Seeing Compassion in My Students for their Peers With Special Needs

Seeing Compassion in My Students for their Peers With Special Needs - - -
2 min read

I have two students in my class that have Down Syndrome. They are with me in the morning, then they attend their Life Skills class for a large part of the day with another teacher. Later in the day, they return, joining the class for science, social studies, art, gym, music, or library.

On more than one occasion I have marveled at the way other students treat my two students with Down Syndrome. They treat them “Just like any other student in the class.” I have not seen any bias or mistreatment, but compassion.

The two students are encouraged by other students to sit with them at lunch. One boy is too shy so he doesn’t, but the other student sits at the table, laughing and joking with the others.

When my students bring in treats for the class, they always include these two students. If they happen to be in their Life Skills class when they are being distributed, they make sure they go to their class and give them their treats.

Yet, one day that bless me was how my class made the students feel wanted when we were going outside for an activity. One of the students with Down Syndrome didn’t want to come, but the other student who was debating to go, was encouraged to come along. I could hear some students tell him “Come on with us.” One student even told him to “Get in line with me,” which made the student feel welcomed and happy.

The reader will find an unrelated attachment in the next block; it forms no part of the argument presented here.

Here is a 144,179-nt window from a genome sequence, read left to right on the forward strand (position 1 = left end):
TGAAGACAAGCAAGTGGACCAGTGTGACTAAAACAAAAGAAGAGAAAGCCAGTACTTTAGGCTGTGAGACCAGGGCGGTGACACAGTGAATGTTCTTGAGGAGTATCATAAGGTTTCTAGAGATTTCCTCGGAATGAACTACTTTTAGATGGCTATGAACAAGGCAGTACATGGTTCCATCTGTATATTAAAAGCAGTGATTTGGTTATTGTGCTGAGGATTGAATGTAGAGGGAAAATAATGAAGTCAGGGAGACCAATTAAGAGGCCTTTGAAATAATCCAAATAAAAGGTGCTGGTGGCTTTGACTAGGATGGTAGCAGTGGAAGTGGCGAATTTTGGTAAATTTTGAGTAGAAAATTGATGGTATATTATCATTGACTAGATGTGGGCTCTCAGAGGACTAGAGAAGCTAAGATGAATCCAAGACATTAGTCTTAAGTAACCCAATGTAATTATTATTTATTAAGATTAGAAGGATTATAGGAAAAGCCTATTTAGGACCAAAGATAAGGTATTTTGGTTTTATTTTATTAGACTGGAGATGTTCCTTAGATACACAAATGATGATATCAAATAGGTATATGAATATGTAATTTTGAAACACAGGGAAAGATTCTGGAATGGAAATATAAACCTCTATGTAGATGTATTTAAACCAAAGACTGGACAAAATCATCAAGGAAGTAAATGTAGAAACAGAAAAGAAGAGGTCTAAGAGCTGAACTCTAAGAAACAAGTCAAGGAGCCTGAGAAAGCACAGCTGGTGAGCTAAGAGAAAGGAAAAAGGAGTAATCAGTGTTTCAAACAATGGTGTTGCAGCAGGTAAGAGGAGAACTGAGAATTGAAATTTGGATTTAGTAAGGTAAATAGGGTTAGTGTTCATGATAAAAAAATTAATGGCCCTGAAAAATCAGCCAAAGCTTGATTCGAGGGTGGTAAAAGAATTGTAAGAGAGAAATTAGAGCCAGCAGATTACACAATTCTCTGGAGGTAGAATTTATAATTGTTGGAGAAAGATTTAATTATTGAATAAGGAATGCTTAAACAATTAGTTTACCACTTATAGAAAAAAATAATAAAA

As we were completing the activity, around the perimeter of the school, something happened with the student’s sneakers. Other kids jumped in to help him, which made my heart smile.

These few incidences and many others, where I have noticed my students showing concern and kindness, has surprised me. I feel blessed knowing that there are children in this world who have compassionate hearts for others with special needs. - -

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  1. 1

    Because they see these children every day, they can empathize easily. I am grateful that these two kids aren’t hidden away. How I wish that the general public would catch up with the amazing advances in special services for Downs kids and not assume that abortion is the only answer.

    • 2

      Yes, so true. I like that they see these two students. It allows them to see the the world is filled with all types of people and they learn to respect their different abilities.

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